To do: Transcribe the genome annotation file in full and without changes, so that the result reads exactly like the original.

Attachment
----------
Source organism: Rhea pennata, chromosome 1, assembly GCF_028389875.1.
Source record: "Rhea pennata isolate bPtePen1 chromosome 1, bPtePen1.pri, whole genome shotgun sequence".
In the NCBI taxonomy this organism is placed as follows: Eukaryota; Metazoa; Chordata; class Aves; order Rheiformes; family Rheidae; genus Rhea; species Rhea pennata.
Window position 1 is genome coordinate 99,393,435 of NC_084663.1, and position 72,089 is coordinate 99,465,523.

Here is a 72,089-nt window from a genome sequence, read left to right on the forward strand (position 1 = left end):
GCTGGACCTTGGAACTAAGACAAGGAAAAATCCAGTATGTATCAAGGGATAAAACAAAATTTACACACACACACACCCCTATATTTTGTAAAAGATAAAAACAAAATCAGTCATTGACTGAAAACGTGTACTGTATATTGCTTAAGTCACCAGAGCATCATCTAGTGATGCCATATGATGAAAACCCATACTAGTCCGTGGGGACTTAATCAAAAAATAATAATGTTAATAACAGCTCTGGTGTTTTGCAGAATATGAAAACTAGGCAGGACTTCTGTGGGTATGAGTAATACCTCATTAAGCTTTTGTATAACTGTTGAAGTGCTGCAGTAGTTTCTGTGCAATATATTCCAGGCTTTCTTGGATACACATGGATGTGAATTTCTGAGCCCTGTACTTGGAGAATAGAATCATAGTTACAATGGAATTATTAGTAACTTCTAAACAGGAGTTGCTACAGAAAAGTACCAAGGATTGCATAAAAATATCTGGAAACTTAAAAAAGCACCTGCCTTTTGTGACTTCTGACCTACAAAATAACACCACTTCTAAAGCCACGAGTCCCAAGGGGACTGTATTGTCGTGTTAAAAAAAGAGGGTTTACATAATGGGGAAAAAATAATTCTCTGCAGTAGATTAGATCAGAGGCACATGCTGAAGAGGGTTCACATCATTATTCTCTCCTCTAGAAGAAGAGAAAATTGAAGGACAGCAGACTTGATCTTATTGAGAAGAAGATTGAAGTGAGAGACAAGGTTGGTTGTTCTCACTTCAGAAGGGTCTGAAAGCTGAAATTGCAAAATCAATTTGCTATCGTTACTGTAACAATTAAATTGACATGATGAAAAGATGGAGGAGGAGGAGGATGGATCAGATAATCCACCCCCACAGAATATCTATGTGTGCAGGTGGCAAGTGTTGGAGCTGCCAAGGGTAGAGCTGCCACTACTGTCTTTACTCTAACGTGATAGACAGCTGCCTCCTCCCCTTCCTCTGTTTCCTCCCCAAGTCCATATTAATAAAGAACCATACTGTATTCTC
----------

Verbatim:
Source organism: Rhea pennata, chromosome 1, assembly GCF_028389875.1.
Source record: "Rhea pennata isolate bPtePen1 chromosome 1, bPtePen1.pri, whole genome shotgun sequence".
In the NCBI taxonomy this organism is placed as follows: Eukaryota; Metazoa; Chordata; class Aves; order Rheiformes; family Rheidae; genus Rhea; species Rhea pennata.
Window position 1 is genome coordinate 99,393,435 of NC_084663.1, and position 72,089 is coordinate 99,465,523.

Here is a 72,089-nt window from a genome sequence, read left to right on the forward strand (position 1 = left end):
GCTGGACCTTGGAACTAAGACAAGGAAAAATCCAGTATGTATCAAGGGATAAAACAAAATTTACACACACACACACCCCTATATTTTGTAAAAGATAAAAACAAAATCAGTCATTGACTGAAAACGTGTACTGTATATTGCTTAAGTCACCAGAGCATCATCTAGTGATGCCATATGATGAAAACCCATACTAGTCCGTGGGGACTTAATCAAAAAATAATAATGTTAATAACAGCTCTGGTGTTTTGCAGAATATGAAAACTAGGCAGGACTTCTGTGGGTATGAGTAATACCTCATTAAGCTTTTGTATAACTGTTGAAGTGCTGCAGTAGTTTCTGTGCAATATATTCCAGGCTTTCTTGGATACACATGGATGTGAATTTCTGAGCCCTGTACTTGGAGAATAGAATCATAGTTACAATGGAATTATTAGTAACTTCTAAACAGGAGTTGCTACAGAAAAGTACCAAGGATTGCATAAAAATATCTGGAAACTTAAAAAAGCACCTGCCTTTTGTGACTTCTGACCTACAAAATAACACCACTTCTAAAGCCACGAGTCCCAAGGGGACTGTATTGTCGTGTTAAAAAAAGAGGGTTTACATAATGGGGAAAAAATAATTCTCTGCAGTAGATTAGATCAGAGGCACATGCTGAAGAGGGTTCACATCATTATTCTCTCCTCTAGAAGAAGAGAAAATTGAAGGACAGCAGACTTGATCTTATTGAGAAGAAGATTGAAGTGAGAGACAAGGTTGGTTGTTCTCACTTCAGAAGGGTCTGAAAGCTGAAATTGCAAAATCAATTTGCTATCGTTACTGTAACAATTAAATTGACATGATGAAAAGATGGAGGAGGAGGAGGATGGATCAGATAATCCACCCCCACAGAATATCTATGTGTGCAGGTGGCAAGTGTTGGAGCTGCCAAGGGTAGAGCTGCCACTACTGTCTTTACTCTAACGTGATAGACAGCTGCCTCCTCCCCTTCCTCTGTTTCCTCCCCAAGTCCATATTAATAAAGAACCATACTGTATTCTC